CHICAGO, On Wednesday, CPS CEO Barbara Byrd Bennett sent a letter to all parents informing them that the ISAT test would no longer be used for the enrollment process in selective enrollment schools and discouraged parents from opting out of any standardized test.
The letter threatened parents that children who do not take certain tests would have to go to summer school, mandated that parents meet with principals before exercising their right to refuse testing for their children and warned that schools with low participation in testing would be punished with low ratings.
“Parents are perfectly capable of determining what’s in the best interests of their own children, and we do not need lectures from the CEO of CPS,” said Linda Schmidt of the parent advocacy group, More Than A Score. CPS policy currently requires students with high grades to go to summer school if they opt out of the NWEA MAP test.
Even though the ISAT will no longer be used for promotion policy, performance policy (school level rating) or selective enrollment admission, Byrd-Bennett discouraged parents from opting out of the ISAT, to be administered March 3rd-14th. But she made clear that parents have the right to opt students out and that students will be able to do self-guided activities during the ISAT.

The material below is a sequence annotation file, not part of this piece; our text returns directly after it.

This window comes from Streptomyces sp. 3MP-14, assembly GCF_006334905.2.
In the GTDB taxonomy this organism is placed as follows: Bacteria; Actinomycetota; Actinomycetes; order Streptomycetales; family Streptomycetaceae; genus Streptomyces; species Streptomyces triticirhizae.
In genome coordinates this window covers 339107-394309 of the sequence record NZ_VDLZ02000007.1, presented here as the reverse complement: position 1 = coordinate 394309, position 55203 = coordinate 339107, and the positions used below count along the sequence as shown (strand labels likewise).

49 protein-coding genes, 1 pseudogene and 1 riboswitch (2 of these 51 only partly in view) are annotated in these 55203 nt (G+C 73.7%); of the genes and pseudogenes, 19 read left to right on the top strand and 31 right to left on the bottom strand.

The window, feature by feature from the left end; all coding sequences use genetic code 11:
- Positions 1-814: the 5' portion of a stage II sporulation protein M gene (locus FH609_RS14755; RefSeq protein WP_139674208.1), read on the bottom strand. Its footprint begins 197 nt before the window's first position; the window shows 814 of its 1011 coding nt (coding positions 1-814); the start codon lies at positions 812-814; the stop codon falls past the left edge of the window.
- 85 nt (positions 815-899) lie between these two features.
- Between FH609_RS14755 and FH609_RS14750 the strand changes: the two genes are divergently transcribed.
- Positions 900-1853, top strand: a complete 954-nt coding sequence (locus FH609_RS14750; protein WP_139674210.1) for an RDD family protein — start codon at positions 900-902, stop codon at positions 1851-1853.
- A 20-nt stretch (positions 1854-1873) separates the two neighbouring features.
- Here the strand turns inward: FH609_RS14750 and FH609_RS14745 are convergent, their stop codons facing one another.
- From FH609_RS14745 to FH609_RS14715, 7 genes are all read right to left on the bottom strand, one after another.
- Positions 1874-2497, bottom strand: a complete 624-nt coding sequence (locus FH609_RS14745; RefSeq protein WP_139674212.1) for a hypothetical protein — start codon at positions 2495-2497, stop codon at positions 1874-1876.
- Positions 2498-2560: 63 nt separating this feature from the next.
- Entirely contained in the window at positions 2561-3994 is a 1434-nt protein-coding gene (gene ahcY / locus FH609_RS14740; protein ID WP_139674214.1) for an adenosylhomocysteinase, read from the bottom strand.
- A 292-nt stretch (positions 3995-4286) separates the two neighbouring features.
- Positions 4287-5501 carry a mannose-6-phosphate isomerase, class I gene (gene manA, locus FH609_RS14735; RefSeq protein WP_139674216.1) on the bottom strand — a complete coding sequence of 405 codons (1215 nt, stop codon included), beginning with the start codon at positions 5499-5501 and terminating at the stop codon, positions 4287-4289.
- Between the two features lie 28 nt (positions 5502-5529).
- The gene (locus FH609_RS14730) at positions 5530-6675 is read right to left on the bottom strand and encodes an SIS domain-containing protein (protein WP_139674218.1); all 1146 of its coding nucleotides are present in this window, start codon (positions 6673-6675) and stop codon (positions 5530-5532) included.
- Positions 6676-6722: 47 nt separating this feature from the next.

“The time devoted to the ISAT was problematic when it was being used as a single measure of student and school performance. It is just as problematic now that it doesn’t hold any administrative or instructional purpose. But the fact that it is not a high-stakes test for students this year means that at least parents and students can say no to the disruption and loss of learning time that the ISAT has always caused,” said Cassie Creswell, another More Than A Score member.
More Than A Score is spreading the word to parents of their right and ability to opt out of the ISAT and will be hosting a forum on February 6th: “What’s up with Standardized Testing at CPS: Is it time to ICE the ISAT?”
Byrd-Bennett also stated that CPS reduced the number of standardized tests by 15 this year from 25 to 10, but this count includes tests like the NWEA MPG, which many K-2 students are still taking, and does not include the newly mandated, Common Core-aligned, district-designed benchmark tasks. Students in kindergarten through 12th grade may be taking anywhere from 3 to 12 of these tasks on top of the other district, state, and federal mandated tests.
Although “testing season”, as Byrd-Bennett referred to it, begins with the ISAT, it will culminate in the multi-week administration of the computerized NWEA MAP exam this spring. CPS promotion policy states that a student in grade 3,6 or 8 with a too-low MAP score will be denied promotion and forced into summer school, regardless of their grades. In November, More Than A Score released an alternative promotion policy that would rely primarily on report card grades and use standardized test scores only as diagnostic tools.
Although Byrd-Bennett’s letter claims the MAP is an important instructional tool, a randomized controlled study released by the US Department of Education last year of 32 schools in Illinois found the use of the MAP had no “statistically significant impact on students’ reading achievement.”